Zambia is a landlocked country in Southern Africa, whose bordering neighbours are the Democratic Republic of the Congo, Angola, Botswana, Namibia, Zimbabwe, Malawi, Mozambique, and Tanzania. Zambia has many large lakes, including the impressive Kariba, which is the largest man-made lake in Africa. The terrain of Zambia is varied and impressive, comprising rolling hills, vertiginous plateaus and verdant savannas. Owing to its height, Zambia has a pleasant climate. There are three main seasons: warm and rainy from December to April, sunny and dry from September to November, and refreshingly cool from May to August. In the coolest months, maximum temperatures hover at between 15ºC and 27ºC but in warmer months, temperatures can spike to between 27ºC and 35ºC.
Zambia is best known for Victoria Falls, the world’s largest waterfall, which is also Zimbabwe’s biggest attraction. The upper part of the falls is located in Zambia, while the lower portion is part of Zimbabwe. If you are visiting Victoria Falls, try to do so between July and September, when they are bursting with water. In November and December, water is scarcer and the Falls look more like a canyon. Zimbabwe is also home to natural treasures such as South Luangwa National Park, which is home to abundant wildlife and scenic landscapes. Zambia is also known for its capital, Lusaka, which is characterised by an exciting mix of peoples and cultures.
The northern rift valley, which includes Zambia, is known as one of the vital cradles of civilisation. In Zambia, evidence of civilisation dates back 60,000 years and human settlement in the area actually began nearly three million years ago. By the early 20th century, Zambia was populated by various powerful tribes, including the Lunda and Luba people, the Ngoni, and the Lozi. In the late 19th century, Portuguese and Muslim merchants began to trade precious metals, ivory, and slaves in Zambia. Famous missionary, David Livingstone, tried to end the slave trade, contributing to the appearance of the British, who colonised Malawi, Zimbabwe and Northern Rhodesia for many years. Strikes by mine workers following British attempts to unite these areas resulted in civil unrest and in 1964, the republic of Zambia obtained its independence.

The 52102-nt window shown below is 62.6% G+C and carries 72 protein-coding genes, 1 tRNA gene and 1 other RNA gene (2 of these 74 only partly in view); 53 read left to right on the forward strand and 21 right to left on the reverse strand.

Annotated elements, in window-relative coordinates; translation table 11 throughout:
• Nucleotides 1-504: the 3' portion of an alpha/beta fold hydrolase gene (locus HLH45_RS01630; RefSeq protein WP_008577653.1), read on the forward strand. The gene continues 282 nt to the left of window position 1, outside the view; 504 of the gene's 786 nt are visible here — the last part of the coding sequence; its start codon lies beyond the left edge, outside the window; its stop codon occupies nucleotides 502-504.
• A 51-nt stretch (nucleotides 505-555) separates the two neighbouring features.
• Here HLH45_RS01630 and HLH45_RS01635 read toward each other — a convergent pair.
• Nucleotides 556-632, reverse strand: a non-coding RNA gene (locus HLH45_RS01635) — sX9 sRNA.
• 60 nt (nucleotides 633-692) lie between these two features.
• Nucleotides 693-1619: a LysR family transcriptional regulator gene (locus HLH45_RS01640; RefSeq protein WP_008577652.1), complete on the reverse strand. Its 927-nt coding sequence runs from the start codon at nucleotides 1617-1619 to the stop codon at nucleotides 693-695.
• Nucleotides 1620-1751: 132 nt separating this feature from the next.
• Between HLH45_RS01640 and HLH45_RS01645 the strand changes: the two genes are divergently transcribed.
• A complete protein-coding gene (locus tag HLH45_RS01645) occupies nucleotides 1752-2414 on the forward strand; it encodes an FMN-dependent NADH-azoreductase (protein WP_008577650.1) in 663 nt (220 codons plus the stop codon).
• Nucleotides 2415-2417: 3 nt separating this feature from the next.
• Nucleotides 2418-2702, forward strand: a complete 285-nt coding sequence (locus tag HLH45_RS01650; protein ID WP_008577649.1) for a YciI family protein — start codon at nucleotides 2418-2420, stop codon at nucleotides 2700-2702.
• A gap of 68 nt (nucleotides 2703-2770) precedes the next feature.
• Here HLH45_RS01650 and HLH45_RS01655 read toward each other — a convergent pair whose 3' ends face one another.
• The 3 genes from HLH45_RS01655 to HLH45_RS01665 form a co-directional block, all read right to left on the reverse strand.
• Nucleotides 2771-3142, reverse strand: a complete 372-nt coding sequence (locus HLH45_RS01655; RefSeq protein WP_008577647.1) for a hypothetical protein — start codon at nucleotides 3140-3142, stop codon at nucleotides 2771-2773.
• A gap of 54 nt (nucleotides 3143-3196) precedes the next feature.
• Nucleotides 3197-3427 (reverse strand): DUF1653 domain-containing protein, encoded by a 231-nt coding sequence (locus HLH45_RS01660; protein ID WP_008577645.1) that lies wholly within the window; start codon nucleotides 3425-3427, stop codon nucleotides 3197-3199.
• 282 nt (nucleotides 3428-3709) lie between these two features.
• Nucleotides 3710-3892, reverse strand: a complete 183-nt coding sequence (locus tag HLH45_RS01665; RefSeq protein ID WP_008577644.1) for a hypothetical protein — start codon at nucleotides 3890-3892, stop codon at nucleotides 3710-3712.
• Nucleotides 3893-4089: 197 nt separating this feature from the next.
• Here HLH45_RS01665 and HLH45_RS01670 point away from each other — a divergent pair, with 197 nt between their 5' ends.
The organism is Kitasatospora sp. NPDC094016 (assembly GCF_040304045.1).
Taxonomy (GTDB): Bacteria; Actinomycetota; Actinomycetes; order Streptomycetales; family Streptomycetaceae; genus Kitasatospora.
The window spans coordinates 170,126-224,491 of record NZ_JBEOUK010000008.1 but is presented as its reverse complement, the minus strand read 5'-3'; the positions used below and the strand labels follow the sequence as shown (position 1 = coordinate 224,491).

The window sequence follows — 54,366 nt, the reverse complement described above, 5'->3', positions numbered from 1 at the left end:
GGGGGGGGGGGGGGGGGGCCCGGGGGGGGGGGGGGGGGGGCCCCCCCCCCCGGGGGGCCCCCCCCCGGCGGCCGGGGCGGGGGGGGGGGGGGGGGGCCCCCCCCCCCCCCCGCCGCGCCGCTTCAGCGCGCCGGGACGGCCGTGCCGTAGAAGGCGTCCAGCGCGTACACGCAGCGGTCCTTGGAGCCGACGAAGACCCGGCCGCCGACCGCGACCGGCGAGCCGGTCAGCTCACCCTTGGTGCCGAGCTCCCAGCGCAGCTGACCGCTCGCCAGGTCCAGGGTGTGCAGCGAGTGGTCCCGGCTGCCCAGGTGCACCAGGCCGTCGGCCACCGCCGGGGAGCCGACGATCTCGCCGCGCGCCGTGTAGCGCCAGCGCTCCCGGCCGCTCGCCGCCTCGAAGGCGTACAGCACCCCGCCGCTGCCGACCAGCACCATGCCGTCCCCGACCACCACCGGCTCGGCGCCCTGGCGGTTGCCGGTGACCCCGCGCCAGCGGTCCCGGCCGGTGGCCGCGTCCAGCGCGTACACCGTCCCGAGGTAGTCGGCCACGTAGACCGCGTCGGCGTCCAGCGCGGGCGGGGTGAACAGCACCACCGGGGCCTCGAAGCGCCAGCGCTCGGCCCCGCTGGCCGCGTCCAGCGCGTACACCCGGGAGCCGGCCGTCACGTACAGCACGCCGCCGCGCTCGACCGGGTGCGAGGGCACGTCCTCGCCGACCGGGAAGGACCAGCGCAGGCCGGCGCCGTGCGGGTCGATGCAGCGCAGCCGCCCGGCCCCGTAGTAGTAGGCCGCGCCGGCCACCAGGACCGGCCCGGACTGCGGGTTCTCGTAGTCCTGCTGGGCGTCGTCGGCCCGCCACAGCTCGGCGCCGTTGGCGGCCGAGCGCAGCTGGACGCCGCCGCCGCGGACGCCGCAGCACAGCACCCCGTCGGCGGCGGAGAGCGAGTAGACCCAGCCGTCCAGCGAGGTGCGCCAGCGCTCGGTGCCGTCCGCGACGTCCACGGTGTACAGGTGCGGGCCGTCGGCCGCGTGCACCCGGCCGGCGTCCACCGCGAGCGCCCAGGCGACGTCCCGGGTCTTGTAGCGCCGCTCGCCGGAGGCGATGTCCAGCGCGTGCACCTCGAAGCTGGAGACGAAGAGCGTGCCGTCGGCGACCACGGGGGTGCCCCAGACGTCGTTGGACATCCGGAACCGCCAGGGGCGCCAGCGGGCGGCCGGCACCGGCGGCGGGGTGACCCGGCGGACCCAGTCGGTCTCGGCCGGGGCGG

Zambia is home to some of the most beautiful trees in the world, including the baobab tree, often called the ‘upside-down tree’ because its branches look like roots. Thorn bushes, tall grass and Zambian teak are also abundant, as are acacia trees. Zambia is a haven for all types of exotic wildlife, including giraffes, zebras, rhinoceroses, elephants, monkeys, and lions. It is also home to an array of bird species, including the redwing, eagle, stork, wagtail sparrow, flamingo, heron, and the elegant white pelican. Over 150 reptiles, including the deadly mamba, also call Zambia home. Wildlife which is unique to Zambia include the Thornicroft giraffe, the red lechwe and the Cookson’s wildebeest. Zambia also boasts many fish species, such as bream, butterfish, tigerfish, bass, and utaka, making the country a much revered destination for animal lovers.
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